There are no political conventions on television this week. As a result, I’ll be back to watching the things television was invented for: baseball, football, tennis and old movies.
Yes, I watched some of the convention speeches. And I tried to watch some of the commentary and analysis. But the former were predictable and the latter, for the most part, rather inane.
I was thinking it would be interesting to have someone explain the platforms of the two parties. (I’m not talking about the stages the speakers stood on – I mean the description of things they want to promote.) You can look these things up and discover there is a rather wide gap between the stated goals of the two…one wants to keep government small, reduce taxes and eliminate abortion; the other wants to make government bigger, increase taxes and make abortion cheap, available and guiltless.
I don’t think I need to point out which party is which. But it would have been nice to see a bit more discussion about the impact on families of tax policy, the historic evidence for what various government policies achieve and a debate over what the two parties believe.
Instead, there was a great deal of discussion about whether a mom could take care of a family and hold an important job (yes, depending on her abilities and the attitude of her husband and family). There was lots of talk about “change,” with the assumption being that change means things will be better. And there was much conversation about how excited the members of each party were when listening to the speakers at their own conventions.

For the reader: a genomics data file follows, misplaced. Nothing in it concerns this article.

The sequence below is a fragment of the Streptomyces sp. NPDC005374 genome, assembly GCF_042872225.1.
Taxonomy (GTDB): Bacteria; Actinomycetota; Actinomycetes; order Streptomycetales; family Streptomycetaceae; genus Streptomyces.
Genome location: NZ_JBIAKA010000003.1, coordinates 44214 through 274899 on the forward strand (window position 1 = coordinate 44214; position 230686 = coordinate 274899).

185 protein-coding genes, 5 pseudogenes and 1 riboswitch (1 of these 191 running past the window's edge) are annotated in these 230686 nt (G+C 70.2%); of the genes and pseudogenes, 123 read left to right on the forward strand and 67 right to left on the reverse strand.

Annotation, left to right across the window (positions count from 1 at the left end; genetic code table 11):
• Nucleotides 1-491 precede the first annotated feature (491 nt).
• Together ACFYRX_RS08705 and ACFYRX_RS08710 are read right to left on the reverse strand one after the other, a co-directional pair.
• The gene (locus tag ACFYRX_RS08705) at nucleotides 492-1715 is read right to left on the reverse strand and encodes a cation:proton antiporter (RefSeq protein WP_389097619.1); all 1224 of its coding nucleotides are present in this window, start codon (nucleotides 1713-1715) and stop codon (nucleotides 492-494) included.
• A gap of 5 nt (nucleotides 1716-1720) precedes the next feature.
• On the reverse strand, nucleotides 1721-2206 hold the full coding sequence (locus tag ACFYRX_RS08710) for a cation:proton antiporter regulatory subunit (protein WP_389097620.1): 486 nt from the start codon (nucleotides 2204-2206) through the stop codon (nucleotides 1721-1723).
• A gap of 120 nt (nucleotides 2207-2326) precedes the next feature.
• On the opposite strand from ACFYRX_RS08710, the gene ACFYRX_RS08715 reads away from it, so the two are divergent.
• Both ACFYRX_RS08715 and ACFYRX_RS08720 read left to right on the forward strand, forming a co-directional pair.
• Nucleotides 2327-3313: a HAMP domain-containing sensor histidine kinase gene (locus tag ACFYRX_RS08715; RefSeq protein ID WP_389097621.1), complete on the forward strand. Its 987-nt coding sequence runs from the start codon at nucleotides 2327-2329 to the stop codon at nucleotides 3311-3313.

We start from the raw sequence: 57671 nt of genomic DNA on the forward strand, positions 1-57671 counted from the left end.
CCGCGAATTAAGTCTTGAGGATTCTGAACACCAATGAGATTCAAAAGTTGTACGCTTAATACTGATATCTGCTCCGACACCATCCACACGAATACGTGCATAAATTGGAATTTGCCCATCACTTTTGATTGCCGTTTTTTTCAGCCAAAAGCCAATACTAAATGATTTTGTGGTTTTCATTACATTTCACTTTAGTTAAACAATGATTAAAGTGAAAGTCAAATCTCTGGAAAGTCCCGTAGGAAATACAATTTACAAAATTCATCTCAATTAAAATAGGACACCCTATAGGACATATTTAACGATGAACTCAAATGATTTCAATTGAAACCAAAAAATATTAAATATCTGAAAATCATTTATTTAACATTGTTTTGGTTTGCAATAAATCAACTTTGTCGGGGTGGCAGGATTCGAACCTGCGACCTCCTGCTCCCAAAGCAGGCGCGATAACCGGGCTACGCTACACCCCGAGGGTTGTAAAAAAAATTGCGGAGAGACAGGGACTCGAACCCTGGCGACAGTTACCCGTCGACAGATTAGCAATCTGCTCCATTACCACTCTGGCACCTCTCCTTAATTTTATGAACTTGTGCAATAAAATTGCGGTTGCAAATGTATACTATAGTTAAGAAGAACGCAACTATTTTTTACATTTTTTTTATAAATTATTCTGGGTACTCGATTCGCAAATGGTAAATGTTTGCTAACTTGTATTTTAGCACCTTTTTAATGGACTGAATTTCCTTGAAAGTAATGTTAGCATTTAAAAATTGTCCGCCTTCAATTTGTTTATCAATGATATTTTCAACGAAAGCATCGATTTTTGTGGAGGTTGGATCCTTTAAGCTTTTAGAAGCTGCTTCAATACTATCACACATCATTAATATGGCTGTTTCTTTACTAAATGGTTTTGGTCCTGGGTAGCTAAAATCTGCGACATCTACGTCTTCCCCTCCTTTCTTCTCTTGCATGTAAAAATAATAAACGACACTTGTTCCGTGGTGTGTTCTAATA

NEWS FLASH: It would have been real news had the delegates fallen asleep listening to their own candidates at their own conventions.
In spite of what is seen by everyone as a rigorous campaign, the news coverage was dismal, with virtually no analysis of policy and the issues that will have an effect on real people with real problems living in real families in real communities. In fact, the analysis was more like something from American Idol.
And although the parties may have very different “world views,” if you ignored the names on the campaign posters, the convention delegates were pretty interchangeable. Lots of really silly hats. Lots of yelling, clapping and jumping up and down. Lots of pride.
Frankly, if I wanted to watch that sort of thing, I’d be voting to bring back the Gong Show.
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